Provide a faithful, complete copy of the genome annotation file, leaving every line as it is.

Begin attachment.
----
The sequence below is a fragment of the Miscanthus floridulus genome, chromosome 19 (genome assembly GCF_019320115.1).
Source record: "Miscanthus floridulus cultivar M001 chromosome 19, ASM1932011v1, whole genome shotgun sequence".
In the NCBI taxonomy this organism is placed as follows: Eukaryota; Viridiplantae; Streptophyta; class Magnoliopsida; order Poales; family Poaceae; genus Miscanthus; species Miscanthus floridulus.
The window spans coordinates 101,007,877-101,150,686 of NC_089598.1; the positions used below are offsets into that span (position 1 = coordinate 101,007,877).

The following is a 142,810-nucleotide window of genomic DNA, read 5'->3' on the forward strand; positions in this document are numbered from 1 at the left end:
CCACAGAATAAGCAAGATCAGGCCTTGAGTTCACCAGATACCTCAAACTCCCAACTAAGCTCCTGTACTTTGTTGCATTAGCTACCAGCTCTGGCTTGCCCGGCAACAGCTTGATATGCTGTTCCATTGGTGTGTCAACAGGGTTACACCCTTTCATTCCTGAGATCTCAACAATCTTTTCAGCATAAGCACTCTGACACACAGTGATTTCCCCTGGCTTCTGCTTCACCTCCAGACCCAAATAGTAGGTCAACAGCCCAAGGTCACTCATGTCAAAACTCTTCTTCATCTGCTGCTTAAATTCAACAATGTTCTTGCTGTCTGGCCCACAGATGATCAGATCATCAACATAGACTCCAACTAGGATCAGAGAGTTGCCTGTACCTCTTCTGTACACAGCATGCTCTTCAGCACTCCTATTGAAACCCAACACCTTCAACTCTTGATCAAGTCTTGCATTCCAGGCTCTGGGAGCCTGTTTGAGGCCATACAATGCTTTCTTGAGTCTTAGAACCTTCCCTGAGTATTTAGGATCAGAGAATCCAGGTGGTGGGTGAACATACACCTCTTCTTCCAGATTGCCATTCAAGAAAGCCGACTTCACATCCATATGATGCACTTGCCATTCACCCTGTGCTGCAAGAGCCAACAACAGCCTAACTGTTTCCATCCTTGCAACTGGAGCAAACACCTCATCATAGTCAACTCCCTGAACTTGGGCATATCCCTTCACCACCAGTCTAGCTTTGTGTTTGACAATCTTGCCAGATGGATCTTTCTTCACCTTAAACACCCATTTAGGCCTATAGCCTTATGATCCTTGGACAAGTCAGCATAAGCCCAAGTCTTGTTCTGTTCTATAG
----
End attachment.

The sequence below is a fragment of the Miscanthus floridulus genome, chromosome 19 (genome assembly GCF_019320115.1).
Source record: "Miscanthus floridulus cultivar M001 chromosome 19, ASM1932011v1, whole genome shotgun sequence".
In the NCBI taxonomy this organism is placed as follows: Eukaryota; Viridiplantae; Streptophyta; class Magnoliopsida; order Poales; family Poaceae; genus Miscanthus; species Miscanthus floridulus.
The window spans coordinates 101,007,877-101,150,686 of NC_089598.1; the positions used below are offsets into that span (position 1 = coordinate 101,007,877).

The following is a 142,810-nucleotide window of genomic DNA, read 5'->3' on the forward strand; positions in this document are numbered from 1 at the left end:
CCACAGAATAAGCAAGATCAGGCCTTGAGTTCACCAGATACCTCAAACTCCCAACTAAGCTCCTGTACTTTGTTGCATTAGCTACCAGCTCTGGCTTGCCCGGCAACAGCTTGATATGCTGTTCCATTGGTGTGTCAACAGGGTTACACCCTTTCATTCCTGAGATCTCAACAATCTTTTCAGCATAAGCACTCTGACACACAGTGATTTCCCCTGGCTTCTGCTTCACCTCCAGACCCAAATAGTAGGTCAACAGCCCAAGGTCACTCATGTCAAAACTCTTCTTCATCTGCTGCTTAAATTCAACAATGTTCTTGCTGTCTGGCCCACAGATGATCAGATCATCAACATAGACTCCAACTAGGATCAGAGAGTTGCCTGTACCTCTTCTGTACACAGCATGCTCTTCAGCACTCCTATTGAAACCCAACACCTTCAACTCTTGATCAAGTCTTGCATTCCAGGCTCTGGGAGCCTGTTTGAGGCCATACAATGCTTTCTTGAGTCTTAGAACCTTCCCTGAGTATTTAGGATCAGAGAATCCAGGTGGTGGGTGAACATACACCTCTTCTTCCAGATTGCCATTCAAGAAAGCCGACTTCACATCCATATGATGCACTTGCCATTCACCCTGTGCTGCAAGAGCCAACAACAGCCTAACTGTTTCCATCCTTGCAACTGGAGCAAACACCTCATCATAGTCAACTCCCTGAACTTGGGCATATCCCTTCACCACCAGTCTAGCTTTGTGTTTGACAATCTTGCCAGATGGATCTTTCTTCACCTTAAACACCCATTTAGGCCTATAGCCTTATGATCCTTGGACAAGTCAGCATAAGCCCAAGTCTTGTTCTGTTCTATAG